Swine Research Could Boost Hog Production In Arkansas


By Talk Business & Politics

via KUAR (AR) - Feb 6, 2020


The Spanish explorer Hernando de Soto brought swine to Arkansas when he explored the region in 1541 and pigs have been a staple livestock sector in the state ever since. Despite the long relationship between pigs and humans, there’s still a lot about swine, and their microbiome, that is still unknown. A group of scientists in the Natural State is trying to broaden that knowledge base.


A team of animal science researchers from the University of Arkansas System Division of Agriculture recently published their findings from a longitudinal study of the swine gut microbiome.


The article, “Longitudinal investigation of the swine gut microbiome from birth to market reveals stage and growth performance associated bacteria,” was first published online in late July and features contributions from a number of researchers from the division’s Arkansas Agricultural Experiment Station, including Xiaofan Wang, Tsungcheng Tsai, Feilong Deng, Xiaoyuan Wei, Jianmin Chai, Joshua Knapp, Jason Apple, Charles V. Maxwell, Jung Ae Lee, Ying Li and Jiangchao Zhao.


“We are excited to publish our research on the Microbiome journal,” said Zhao, associate professor of animal science. “This is an excellent team effort.”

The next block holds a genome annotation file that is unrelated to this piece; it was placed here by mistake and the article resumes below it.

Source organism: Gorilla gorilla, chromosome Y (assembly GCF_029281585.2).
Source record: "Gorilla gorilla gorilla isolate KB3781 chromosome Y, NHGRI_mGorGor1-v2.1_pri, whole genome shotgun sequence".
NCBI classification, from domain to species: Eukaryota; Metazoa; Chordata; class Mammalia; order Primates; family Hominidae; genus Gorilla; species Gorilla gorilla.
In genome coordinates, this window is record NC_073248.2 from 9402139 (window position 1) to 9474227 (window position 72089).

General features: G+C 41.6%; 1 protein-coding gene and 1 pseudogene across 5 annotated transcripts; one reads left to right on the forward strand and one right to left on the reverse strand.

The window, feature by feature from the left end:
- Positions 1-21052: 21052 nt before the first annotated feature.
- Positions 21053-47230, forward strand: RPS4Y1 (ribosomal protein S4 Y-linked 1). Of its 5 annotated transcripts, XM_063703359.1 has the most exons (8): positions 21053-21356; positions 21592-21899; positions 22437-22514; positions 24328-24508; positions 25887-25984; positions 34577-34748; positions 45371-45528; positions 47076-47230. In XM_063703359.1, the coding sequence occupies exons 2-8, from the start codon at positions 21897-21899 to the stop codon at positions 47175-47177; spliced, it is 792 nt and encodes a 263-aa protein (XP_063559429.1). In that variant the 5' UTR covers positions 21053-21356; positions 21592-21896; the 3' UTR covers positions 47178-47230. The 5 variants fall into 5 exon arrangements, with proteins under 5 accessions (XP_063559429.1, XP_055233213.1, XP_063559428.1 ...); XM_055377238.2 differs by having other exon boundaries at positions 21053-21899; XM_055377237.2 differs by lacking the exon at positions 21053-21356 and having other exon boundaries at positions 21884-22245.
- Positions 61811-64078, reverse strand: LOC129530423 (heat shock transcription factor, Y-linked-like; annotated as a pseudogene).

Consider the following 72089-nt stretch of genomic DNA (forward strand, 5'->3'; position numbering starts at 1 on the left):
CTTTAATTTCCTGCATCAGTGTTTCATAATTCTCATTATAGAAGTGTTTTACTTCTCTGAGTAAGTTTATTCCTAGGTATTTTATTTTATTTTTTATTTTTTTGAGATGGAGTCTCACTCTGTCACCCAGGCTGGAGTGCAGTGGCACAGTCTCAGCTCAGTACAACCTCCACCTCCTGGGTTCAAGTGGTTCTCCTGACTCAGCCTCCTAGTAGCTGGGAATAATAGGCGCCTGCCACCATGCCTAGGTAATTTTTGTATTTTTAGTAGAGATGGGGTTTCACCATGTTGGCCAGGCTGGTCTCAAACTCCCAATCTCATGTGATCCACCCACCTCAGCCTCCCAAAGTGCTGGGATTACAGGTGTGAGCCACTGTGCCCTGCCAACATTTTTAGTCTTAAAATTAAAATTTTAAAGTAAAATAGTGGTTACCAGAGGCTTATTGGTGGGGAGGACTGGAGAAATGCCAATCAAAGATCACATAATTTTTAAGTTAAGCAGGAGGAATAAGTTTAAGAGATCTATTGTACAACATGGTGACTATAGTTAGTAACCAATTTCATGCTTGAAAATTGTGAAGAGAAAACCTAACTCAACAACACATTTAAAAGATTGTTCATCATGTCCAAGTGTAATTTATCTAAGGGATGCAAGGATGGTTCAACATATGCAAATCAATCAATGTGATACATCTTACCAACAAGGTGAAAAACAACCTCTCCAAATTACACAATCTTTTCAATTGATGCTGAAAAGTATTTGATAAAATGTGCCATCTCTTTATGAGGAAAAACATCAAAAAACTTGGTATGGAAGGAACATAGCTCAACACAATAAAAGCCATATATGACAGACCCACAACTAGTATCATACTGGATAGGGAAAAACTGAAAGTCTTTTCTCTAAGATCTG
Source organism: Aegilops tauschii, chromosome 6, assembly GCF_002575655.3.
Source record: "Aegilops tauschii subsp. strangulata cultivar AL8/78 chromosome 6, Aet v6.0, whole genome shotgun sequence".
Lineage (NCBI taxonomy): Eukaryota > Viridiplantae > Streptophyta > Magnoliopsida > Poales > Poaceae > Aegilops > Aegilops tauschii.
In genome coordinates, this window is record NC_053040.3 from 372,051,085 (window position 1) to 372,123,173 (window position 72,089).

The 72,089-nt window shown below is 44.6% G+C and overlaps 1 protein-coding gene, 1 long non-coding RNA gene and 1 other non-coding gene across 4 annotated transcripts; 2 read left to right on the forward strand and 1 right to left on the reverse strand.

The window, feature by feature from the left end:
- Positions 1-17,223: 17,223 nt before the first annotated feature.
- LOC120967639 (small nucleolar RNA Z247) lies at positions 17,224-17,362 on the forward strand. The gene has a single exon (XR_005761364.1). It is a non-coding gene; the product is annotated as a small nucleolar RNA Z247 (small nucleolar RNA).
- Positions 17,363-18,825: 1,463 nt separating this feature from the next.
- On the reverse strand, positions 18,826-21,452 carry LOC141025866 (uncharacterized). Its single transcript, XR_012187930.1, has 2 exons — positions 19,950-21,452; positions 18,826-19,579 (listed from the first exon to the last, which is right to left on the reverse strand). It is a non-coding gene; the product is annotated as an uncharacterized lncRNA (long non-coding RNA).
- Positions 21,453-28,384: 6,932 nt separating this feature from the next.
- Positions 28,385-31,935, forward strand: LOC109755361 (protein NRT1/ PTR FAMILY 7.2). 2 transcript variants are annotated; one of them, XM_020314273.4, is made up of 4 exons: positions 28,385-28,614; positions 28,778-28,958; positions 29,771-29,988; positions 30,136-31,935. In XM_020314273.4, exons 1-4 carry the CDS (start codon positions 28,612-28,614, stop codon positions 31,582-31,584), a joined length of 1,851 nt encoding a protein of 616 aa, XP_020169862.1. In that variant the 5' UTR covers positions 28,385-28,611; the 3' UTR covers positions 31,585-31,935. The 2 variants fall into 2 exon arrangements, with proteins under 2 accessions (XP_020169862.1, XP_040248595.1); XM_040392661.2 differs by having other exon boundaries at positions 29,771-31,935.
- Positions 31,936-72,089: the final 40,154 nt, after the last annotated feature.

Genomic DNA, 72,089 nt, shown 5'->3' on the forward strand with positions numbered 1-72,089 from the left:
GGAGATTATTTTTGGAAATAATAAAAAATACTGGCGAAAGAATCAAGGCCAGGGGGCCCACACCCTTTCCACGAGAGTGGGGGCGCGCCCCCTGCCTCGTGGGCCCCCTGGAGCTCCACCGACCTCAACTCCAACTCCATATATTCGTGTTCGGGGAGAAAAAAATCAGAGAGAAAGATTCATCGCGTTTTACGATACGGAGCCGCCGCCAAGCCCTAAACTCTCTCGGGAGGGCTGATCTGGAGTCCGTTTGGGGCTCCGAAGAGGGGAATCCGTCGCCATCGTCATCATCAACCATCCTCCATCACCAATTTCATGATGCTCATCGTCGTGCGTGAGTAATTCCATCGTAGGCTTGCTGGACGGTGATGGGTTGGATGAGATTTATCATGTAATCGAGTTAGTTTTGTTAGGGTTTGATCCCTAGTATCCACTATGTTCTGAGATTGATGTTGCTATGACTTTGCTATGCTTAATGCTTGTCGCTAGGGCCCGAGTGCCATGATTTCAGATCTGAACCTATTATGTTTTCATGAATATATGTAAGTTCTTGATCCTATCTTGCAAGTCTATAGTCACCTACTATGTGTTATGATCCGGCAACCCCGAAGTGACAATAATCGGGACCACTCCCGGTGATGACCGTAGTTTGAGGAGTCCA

The gut microbiome refers to the microorganisms that co-exist within the gastrointestinal environment of an animal — in this case, within swine. A longitudinal study refers to research in which the same data is observed repeatedly over a defined period of time.


The article details research that sought to fill in the existing knowledge gap which shows that, despite recent advances in the understanding of the swine gut microbiome at different growth stages, a comprehensive longitudinal study of the lifetime dynamics from birth to market of the swine gut microbiome is still lacking.


“Following the human microbiome research area, lots of progress has been made in the swine gut microbiome in recent years,” Zhao said. “However, most of these studies are either cross-sectional or sporadic with few sampling points. Many important biological and ecological questions are still unknown in this field.”


The study itself involved...